Objective:

To describe the most commonly expressed shoulder limitations with activities and their severity/level of impairment from a patient’s perspective on the initial evaluation.

Design:

Descriptive.

Setting:

Patients reporting pain with overhead activity and seeking medical attention from one orthopedic surgeon were recruited as part of a cohort study.

Patients:

176 with shoulder superior labral tear from anterior to posterior (SLAP), subacromial impingement, combined SLAP and rotator cuff, and nonspecific (female = 53, age = 41 ± 13 y; male = 123, age = 41 ± 12 y).

Interventions:

Data were obtained on the initial visit from the Patient-Specific Functional Scale (PSFS) questionnaire. Three researchers extracted meaningful concepts from the PSFS and linked them to the International Classification of Functioning (ICF) categories according to established ICF linking rules.

Results:

176 participants yielded 765 meaningful concepts that were linked to the ICF with a 66% agreement between researchers before consensus. There were no differences between diagnoses. Of all patients, 88% reported functional limitations coded into meaningful concepts as represented by 10 ICF codes; 634 (83%) meaningful concepts were linked to the activities and participation domain while 129 (17%) were linked to the body function domain. Only 2 reported functional limitations that were considered nondefinable (nd). The overall average initial impairment score on the PSFS = 4 ± 2.5 out of 10 points.

Conclusion:

Meaningful concepts from the activities and participation domain were most commonly identified as functional limitations and were more prevalent than limitations from the body function domain. This information helps identify some of the most common limitations in patients with shoulder pain that therapists can use to efficiently document patient functional impairment.

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Lori A. Michener, Alison R. Snyder and Brian G. Leggin

Context:

The Numeric Pain Rating Scale (NPRS) is commonly used to assess pain. Change in the NPRS across time can be interpreted with responsiveness indices.

Objective:

To determine the minimal clinically important difference (MCID) of the NPRS.

Design:

Single-group repeated measures.

Setting:

Outpatient rehabilitation clinics.

Patients:

Patients with shoulder pain (N = 136).

Main Outcome Measures:

At the initial evaluation patients completed the Penn Shoulder Score (PSS), which includes pain, satisfaction, and function sections. Pain was measured using an 11-point NPRS for 3 conditions of pain: at rest, with normal daily activities, and with strenuous activities. The NPRS average was calculated by averaging the NPRS scores for 3 conditions of pain. The final PSS was completed after 3–4 wk of rehabilitation. To determine the MCID for the NPRS average, the minimal detectible change of 8.6 points for the PSS function scale (0–60 points) was used as an external criterion anchor to classify patients as meaningfully improved (≥8.6 point change) or not improved (<8.6-point change). The MCID for the NPRS average was also determined for subgroups of surgical and nonsurgical patients. Cohen’s effect sizes were calculated as a measure of group responsiveness for the NPRS average.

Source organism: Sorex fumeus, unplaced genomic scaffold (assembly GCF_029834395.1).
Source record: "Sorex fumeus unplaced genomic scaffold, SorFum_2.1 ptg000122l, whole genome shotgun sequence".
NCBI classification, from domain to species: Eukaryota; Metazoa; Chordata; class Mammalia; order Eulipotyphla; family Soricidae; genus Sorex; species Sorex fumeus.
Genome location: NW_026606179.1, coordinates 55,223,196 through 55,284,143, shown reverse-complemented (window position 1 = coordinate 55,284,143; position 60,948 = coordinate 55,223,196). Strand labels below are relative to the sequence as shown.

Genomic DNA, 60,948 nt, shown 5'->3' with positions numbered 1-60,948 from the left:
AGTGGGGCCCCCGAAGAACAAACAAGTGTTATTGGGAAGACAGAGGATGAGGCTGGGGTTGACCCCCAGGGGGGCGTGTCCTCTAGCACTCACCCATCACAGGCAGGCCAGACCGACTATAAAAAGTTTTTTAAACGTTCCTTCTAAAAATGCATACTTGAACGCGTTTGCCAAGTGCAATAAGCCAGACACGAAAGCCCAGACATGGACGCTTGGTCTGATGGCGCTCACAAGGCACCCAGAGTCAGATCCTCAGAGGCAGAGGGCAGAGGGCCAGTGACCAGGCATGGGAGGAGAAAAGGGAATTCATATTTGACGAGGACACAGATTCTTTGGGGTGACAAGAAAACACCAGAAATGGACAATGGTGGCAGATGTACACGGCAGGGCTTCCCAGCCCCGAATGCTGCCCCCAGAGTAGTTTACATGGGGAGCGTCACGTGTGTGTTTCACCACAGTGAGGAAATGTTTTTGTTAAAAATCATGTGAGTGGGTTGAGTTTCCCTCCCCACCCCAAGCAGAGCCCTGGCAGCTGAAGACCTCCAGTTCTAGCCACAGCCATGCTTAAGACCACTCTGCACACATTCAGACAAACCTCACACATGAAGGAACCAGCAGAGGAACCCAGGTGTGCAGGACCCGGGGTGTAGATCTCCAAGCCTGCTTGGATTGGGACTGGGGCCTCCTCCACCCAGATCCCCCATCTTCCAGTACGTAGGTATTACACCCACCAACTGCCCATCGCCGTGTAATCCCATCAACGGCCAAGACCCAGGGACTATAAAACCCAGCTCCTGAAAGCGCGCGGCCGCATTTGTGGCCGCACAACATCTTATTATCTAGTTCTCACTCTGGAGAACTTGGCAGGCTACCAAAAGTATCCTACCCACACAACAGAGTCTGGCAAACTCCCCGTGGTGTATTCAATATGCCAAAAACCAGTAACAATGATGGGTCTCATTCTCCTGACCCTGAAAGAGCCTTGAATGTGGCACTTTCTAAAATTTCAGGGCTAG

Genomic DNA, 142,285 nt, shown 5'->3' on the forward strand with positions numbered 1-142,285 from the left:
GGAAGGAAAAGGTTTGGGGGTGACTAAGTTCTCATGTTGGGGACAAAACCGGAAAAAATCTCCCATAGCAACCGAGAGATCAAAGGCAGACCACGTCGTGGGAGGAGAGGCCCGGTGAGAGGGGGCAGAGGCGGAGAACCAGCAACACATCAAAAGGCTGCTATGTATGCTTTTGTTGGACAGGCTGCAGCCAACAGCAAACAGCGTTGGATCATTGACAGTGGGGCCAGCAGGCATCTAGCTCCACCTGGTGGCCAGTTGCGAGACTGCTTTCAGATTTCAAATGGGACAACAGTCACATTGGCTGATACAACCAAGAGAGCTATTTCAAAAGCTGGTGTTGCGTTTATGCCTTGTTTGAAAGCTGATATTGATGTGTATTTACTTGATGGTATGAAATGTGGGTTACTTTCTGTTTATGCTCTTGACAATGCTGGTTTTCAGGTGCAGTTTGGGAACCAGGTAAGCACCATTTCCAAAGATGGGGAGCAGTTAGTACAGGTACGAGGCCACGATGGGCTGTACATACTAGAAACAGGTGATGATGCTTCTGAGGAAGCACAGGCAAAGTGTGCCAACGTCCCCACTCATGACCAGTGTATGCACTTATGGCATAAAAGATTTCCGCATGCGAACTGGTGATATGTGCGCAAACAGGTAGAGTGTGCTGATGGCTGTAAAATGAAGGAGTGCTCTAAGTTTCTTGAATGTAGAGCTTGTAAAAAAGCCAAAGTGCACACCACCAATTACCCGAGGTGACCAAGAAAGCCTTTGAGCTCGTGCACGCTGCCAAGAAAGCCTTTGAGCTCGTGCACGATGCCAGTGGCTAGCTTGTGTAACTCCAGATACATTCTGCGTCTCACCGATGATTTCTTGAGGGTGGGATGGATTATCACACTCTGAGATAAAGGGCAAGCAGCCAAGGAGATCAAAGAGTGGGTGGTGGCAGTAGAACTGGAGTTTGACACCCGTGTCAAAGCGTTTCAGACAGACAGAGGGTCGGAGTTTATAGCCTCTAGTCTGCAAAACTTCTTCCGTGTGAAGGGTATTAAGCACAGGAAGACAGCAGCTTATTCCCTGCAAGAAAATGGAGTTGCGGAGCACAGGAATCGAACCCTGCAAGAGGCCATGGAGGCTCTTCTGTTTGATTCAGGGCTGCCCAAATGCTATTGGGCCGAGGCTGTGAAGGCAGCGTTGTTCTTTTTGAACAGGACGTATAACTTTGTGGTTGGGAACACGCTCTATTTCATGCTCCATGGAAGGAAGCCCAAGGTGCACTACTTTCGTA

Results:

Using a receiver-operating-characteristic analysis, the MCID for the average NPRS for all patients was 2.17, and it was 2.17 for both the surgical and nonsurgical subgroup: area-under-the-curve range .74–.76 (95%CI: .55–.95). The effect size for all patients was 1.84, and it was 1.51 and 1.94 for the surgical and nonsurgical groups, respectively.

Conclusions:

The NPRS average of 3 pain questions demonstrated responsiveness with an MCID of 2.17 in patients with shoulder pain receiving rehabilitation for 3–4 wk. The effect sizes indicated a large effect. However, responsiveness values are not static. Further research is indicated to assess responsiveness of the NPRS average in different types of patients with shoulder pain.

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Aimee L. Thornton, Cailee W. McCarty and Mollie-Jean Burgess

Clinical Scenario:

Shoulder pain is a common musculoskeletal condition that affects up to 25% of the general population. Shoulder pain can be caused by any number of underlying conditions including subacromial impingement syndrome, rotator-cuff tendinitis, and biceps tendinitis. Regardless of the specific pathology, pain is generally the number 1 symptom associated with shoulder injuries and can severely affect daily activities and quality of life of patients with these conditions. Two of the primary goals in the treatment of these conditions are reducing pain and increasing shoulder range of motion (ROM).3 Conservative treatment has traditionally included a therapeutic exercise program targeted at increasing ROM, strengthening the muscles around the joint, proprioceptive training, or some combination of those activities. In addition, these exercise programs have been supplemented with other interventions including nonsteroidal anti-inflammatory drugs, corticosteroid injections, manual therapy, activity modification, and a wide array of therapeutic modalities (eg, cryotherapy, EMS, ultrasound). Recently, low-level laser therapy (LLLT) has been used as an additional modality in the conservative management of patients with shoulder pain. However, the true effectiveness of LLLT in decreasing pain and increasing function in patients with shoulder pain is unclear.

Focused Clinical Question:

Is low-level laser therapy combined with an exercise program more effective than an exercise program alone in the treatment of adults with shoulder pain?